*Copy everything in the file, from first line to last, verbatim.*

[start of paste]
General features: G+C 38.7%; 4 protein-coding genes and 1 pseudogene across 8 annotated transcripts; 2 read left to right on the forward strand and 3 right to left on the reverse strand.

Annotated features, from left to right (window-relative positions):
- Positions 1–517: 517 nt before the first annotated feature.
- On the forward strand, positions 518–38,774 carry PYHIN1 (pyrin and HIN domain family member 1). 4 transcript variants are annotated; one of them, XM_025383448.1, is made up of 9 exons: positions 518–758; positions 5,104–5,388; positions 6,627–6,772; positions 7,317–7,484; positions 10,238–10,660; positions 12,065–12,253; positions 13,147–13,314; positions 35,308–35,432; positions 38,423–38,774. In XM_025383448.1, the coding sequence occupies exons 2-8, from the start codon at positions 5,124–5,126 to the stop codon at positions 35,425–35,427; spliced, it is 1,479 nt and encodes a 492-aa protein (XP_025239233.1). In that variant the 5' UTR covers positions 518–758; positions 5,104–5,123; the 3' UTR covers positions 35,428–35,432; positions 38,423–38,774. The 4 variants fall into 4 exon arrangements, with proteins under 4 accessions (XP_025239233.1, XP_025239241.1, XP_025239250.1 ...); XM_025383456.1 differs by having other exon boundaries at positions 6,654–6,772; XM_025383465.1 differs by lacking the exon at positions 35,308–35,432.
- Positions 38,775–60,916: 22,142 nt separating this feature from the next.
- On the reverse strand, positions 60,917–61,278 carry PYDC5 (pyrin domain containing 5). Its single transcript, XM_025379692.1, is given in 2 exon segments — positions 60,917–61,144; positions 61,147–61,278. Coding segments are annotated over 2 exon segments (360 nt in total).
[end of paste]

General features: G+C 38.7%; 4 protein-coding genes and 1 pseudogene across 8 annotated transcripts; 2 read left to right on the forward strand and 3 right to left on the reverse strand.

Annotated features, from left to right (window-relative positions):
- Positions 1–517: 517 nt before the first annotated feature.
- On the forward strand, positions 518–38,774 carry PYHIN1 (pyrin and HIN domain family member 1). 4 transcript variants are annotated; one of them, XM_025383448.1, is made up of 9 exons: positions 518–758; positions 5,104–5,388; positions 6,627–6,772; positions 7,317–7,484; positions 10,238–10,660; positions 12,065–12,253; positions 13,147–13,314; positions 35,308–35,432; positions 38,423–38,774. In XM_025383448.1, the coding sequence occupies exons 2-8, from the start codon at positions 5,124–5,126 to the stop codon at positions 35,425–35,427; spliced, it is 1,479 nt and encodes a 492-aa protein (XP_025239233.1). In that variant the 5' UTR covers positions 518–758; positions 5,104–5,123; the 3' UTR covers positions 35,428–35,432; positions 38,423–38,774. The 4 variants fall into 4 exon arrangements, with proteins under 4 accessions (XP_025239233.1, XP_025239241.1, XP_025239250.1 ...); XM_025383456.1 differs by having other exon boundaries at positions 6,654–6,772; XM_025383465.1 differs by lacking the exon at positions 35,308–35,432.
- Positions 38,775–60,916: 22,142 nt separating this feature from the next.
- On the reverse strand, positions 60,917–61,278 carry PYDC5 (pyrin domain containing 5). Its single transcript, XM_025379692.1, is given in 2 exon segments — positions 60,917–61,144; positions 61,147–61,278. Coding segments are annotated over 2 exon segments (360 nt in total).